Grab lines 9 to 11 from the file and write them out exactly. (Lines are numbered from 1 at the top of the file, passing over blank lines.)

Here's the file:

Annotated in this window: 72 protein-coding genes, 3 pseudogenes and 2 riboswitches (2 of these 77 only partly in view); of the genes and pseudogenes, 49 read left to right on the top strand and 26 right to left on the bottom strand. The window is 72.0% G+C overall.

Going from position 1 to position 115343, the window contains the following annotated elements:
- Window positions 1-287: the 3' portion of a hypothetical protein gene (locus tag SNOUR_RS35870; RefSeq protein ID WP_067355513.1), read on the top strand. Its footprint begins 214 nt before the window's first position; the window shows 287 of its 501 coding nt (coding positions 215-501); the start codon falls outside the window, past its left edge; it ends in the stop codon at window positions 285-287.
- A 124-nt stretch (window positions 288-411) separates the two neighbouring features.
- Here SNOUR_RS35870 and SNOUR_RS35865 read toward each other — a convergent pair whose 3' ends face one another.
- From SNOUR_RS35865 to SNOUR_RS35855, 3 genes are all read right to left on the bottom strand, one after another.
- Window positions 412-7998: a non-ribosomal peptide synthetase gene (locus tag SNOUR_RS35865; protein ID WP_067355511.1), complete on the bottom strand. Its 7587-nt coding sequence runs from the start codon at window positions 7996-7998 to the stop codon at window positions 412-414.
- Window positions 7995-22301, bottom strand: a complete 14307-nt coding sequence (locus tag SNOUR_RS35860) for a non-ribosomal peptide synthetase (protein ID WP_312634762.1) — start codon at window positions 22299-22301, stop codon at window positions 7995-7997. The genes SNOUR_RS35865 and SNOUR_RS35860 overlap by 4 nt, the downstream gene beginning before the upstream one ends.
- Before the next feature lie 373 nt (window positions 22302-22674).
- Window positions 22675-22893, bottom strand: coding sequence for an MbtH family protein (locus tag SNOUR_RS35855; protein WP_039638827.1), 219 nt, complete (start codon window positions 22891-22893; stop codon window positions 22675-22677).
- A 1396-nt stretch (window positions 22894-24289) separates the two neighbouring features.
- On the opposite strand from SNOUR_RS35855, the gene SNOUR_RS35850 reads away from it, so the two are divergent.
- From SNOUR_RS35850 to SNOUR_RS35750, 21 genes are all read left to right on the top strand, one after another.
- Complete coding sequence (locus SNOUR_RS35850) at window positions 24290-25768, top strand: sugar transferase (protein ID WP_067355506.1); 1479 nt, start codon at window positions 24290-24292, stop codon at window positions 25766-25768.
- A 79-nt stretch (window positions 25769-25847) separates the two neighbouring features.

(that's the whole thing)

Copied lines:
- Before the next feature lie 373 nt (window positions 22302-22674).
- Window positions 22675-22893, bottom strand: coding sequence for an MbtH family protein (locus tag SNOUR_RS35855; protein WP_039638827.1), 219 nt, complete (start codon window positions 22891-22893; stop codon window positions 22675-22677).
- A 1396-nt stretch (window positions 22894-24289) separates the two neighbouring features.